One of the main thoughfares in the west Bronx is the subject of a rezoning plan.
Jerome Avenue, a two mile, 72-block stretch ranging just south of Mullaly Park, north to Woodlawn Cemetery is currently undergoing an evaluation which will result in more affordable housing units, jobs and zoning changes in community boards 4 and 5.
For this plan, the NYC Department of City Planning, who is working with the Housing Preservation and Development, Parks and Recreation, the NYC Economic Development Corporation and Small Business Services on this project, is encouraging local residents, businesses and institutions to evaluate and identify the areas’ opportunities, so that housing units, jobs and economic development can come to fruition while existing housing, pedestrian safety, parks and schools, among other attributes, are improved.
“Our (HPD’s) intention is not just to build buildings, our intention is to build neighborhoods,” said Ted Weinstein, director of Bronx Planning at HPD. “Unfortunately, the Bronx is only 43 square miles and more land can’t be created, so we have to build with the resources that are available to work towards aggressive rezoning.”
The multi-neighborhood evaluation, also known as the Jerome Avenue Study, is part of Mayor Bill de Blasio’s Housing New York Plan, which is a ten-year strategy to create 200,000 affordable housing units and over 7,000 permanent jobs for New York City residents.
Although the study is being conducted on the majority of the avenue, the main focus of the Jerome Avenue study is between 167th and 180th streets, known to many residents as the Jerome Avenue Corridor, and which provides major transit access for residents living in Concourse, Highbridge, Morris Heights, Mount Eden, Mount Hope and University Heights.
Currently, the area’s existing zoning allows for heavy commercial and light industrial use but does not permit residential development.
Contributing even further to this issue is the fact that the zoning currently in effect is from 1961, with land use patterns stemming back to the 1930s and earlier.
An additional factor is that 80 percent of housing developments in the study area were built before 1950, leaving these neighborhoods and many of their residents with inadequate housing. This particular study aims to promote affordable housing with an Inclusionary Housing Program.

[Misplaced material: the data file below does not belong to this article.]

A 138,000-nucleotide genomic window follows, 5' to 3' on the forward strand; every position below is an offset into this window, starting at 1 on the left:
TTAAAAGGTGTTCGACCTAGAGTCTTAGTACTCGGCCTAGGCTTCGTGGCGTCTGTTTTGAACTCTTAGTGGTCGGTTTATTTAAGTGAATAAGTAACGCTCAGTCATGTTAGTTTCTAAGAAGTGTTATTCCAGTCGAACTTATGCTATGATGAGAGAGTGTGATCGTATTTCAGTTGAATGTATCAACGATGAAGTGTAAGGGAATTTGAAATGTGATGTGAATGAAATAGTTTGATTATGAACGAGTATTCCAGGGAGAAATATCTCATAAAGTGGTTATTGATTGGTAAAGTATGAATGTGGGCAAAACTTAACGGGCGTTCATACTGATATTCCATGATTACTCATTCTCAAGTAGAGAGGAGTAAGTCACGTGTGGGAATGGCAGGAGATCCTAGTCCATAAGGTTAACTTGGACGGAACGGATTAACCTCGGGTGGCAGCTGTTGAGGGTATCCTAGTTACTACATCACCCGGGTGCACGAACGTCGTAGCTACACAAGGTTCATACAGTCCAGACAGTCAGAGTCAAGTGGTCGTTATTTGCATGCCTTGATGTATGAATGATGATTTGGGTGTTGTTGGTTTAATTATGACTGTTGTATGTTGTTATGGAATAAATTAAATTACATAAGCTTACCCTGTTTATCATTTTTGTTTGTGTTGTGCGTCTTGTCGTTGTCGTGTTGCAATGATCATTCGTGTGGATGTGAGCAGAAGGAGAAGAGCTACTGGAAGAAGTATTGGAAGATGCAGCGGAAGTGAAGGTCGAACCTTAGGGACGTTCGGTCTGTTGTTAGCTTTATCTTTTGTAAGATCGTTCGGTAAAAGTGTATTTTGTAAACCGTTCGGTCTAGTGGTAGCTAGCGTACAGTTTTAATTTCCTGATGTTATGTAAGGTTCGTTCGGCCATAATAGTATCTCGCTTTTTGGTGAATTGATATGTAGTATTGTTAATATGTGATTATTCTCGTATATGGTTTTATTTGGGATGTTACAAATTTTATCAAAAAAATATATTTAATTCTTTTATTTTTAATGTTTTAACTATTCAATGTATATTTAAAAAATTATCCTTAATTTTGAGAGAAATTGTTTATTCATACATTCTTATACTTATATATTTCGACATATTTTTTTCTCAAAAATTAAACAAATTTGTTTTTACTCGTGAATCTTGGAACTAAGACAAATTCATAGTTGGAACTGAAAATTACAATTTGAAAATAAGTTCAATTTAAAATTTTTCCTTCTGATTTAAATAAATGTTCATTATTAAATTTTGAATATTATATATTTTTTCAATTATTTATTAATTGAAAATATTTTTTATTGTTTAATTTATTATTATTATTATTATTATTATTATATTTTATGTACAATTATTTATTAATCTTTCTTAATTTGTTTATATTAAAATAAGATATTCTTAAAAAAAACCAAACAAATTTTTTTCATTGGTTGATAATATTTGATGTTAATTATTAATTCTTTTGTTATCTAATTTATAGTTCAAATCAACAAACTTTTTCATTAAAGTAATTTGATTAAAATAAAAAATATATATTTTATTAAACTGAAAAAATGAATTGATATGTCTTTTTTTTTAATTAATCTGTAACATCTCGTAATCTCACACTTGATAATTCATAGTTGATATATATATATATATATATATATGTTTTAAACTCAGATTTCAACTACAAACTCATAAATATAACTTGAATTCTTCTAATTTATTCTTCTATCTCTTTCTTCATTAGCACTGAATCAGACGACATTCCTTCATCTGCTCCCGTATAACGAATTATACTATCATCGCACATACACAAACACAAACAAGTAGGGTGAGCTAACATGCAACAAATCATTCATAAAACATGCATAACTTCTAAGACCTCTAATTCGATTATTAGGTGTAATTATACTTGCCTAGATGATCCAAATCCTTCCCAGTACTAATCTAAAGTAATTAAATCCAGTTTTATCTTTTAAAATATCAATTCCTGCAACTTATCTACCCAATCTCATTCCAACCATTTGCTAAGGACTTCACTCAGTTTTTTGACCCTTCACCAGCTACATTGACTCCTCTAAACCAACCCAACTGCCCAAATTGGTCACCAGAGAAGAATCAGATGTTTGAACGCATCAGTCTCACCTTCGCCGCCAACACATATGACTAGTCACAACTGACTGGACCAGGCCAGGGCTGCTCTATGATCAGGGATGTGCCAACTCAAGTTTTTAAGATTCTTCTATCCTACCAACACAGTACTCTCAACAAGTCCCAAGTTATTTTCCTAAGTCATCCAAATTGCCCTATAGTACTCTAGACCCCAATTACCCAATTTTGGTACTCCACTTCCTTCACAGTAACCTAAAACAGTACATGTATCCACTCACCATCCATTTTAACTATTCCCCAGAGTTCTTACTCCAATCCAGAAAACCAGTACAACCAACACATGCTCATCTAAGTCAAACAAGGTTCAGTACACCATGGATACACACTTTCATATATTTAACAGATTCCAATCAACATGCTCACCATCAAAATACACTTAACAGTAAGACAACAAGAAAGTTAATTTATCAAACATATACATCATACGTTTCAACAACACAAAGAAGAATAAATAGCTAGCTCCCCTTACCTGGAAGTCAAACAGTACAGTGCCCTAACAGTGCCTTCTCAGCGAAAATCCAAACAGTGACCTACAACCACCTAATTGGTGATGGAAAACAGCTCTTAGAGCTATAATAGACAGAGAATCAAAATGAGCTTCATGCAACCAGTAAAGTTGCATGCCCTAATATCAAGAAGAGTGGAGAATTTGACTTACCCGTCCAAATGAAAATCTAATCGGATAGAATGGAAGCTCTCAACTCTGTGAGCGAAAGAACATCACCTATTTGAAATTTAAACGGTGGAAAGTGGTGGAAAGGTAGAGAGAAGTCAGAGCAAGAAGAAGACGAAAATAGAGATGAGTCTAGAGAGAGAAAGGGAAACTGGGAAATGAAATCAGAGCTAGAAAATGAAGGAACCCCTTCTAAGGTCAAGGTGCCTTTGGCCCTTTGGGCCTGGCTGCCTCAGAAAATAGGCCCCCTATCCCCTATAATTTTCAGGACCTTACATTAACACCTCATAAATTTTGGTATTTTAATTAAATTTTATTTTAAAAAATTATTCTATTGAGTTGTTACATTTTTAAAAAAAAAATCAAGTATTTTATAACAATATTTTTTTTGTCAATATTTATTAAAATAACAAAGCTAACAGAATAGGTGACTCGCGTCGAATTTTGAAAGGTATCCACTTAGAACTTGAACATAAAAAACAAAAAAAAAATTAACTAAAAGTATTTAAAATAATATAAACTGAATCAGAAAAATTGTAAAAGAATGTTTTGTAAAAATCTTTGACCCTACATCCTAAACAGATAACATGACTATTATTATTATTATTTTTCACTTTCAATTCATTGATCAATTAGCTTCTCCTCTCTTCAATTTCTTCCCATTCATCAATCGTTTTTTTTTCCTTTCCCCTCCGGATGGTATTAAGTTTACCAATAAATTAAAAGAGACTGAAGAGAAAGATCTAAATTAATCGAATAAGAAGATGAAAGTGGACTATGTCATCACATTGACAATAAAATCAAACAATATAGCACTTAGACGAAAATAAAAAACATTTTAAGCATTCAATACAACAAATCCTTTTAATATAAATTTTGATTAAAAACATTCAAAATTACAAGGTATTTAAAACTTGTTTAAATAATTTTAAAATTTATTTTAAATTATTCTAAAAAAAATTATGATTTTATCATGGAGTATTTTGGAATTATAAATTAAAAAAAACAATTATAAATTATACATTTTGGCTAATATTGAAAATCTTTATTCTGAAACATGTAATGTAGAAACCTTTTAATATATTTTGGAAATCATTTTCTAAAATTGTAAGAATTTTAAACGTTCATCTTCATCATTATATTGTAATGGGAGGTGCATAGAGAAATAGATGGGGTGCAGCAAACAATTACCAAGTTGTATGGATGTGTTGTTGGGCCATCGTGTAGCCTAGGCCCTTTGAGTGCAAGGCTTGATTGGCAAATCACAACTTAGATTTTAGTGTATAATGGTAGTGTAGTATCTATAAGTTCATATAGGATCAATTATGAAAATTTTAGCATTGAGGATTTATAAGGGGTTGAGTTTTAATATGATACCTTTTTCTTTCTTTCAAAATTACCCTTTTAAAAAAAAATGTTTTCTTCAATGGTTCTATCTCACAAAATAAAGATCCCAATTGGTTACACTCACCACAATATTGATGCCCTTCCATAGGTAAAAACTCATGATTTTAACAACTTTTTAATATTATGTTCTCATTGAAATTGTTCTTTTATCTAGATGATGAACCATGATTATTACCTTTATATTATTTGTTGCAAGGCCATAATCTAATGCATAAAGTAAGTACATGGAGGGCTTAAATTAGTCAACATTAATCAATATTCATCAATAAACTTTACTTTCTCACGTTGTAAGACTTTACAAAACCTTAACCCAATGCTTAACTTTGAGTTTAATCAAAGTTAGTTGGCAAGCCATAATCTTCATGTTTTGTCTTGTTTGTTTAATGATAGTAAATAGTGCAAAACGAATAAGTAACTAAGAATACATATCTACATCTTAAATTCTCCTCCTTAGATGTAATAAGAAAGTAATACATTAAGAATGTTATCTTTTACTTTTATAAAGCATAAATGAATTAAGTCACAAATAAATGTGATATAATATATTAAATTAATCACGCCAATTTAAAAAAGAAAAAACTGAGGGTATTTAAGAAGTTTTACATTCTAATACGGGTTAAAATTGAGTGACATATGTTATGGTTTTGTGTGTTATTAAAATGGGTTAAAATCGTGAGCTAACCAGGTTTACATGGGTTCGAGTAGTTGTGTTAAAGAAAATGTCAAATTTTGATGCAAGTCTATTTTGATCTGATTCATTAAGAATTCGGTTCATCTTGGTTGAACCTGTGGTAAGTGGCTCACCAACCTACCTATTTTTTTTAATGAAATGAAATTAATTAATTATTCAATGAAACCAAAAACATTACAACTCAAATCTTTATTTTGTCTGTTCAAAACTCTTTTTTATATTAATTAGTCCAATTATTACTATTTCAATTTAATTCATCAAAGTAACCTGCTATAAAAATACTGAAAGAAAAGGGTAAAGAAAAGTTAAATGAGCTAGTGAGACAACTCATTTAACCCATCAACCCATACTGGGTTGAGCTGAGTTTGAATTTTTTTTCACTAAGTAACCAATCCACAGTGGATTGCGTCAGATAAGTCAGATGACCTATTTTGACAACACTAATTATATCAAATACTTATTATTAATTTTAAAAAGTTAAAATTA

Another issue is economics – the median household income of $27,000 per year, is almost half of the city median income of $52,000.
With this study, however, DCP, along with NYC EDC and SBS look to generate more, higher paying jobs opportunities within the area.
“The Jerome Avenue Corridor Planning Study represents an opportunity to engage the diverse surrounding communities in planning for the future of their neighborhoods,” said Carol Samol, director of the Bronx Department of City Planning. “Through this process, we will identify and evaluate opportunities to address a wide range of needs and goals, including the creation and preservation of significant affordable housing, strengthening retail, expanding training and job opportunities, and providing infrastructure services, parks and walkable, safe streets.”
Community-wide events pertaining to this study, co-sponsored by community boards 4 and 5 as well as the Davidson Center, will launch in March with three public open houses, giving residents of the area an opportunity to express their goals, input and issues in the neighborhood, as well as suggest community planning ideas.
These meetings will take place at the Bronx Museum of the Arts, 1040 Grand Concourse on Saturday, March 14th from 10 a.m. to 1 p.m. and at the Davidson Community Center, 2038 Davidson Avenue on Thursday, March 26th from 6:30 to 8 p.m. for Spanish speakers. The date, time and location of the third open house has not been determined yet.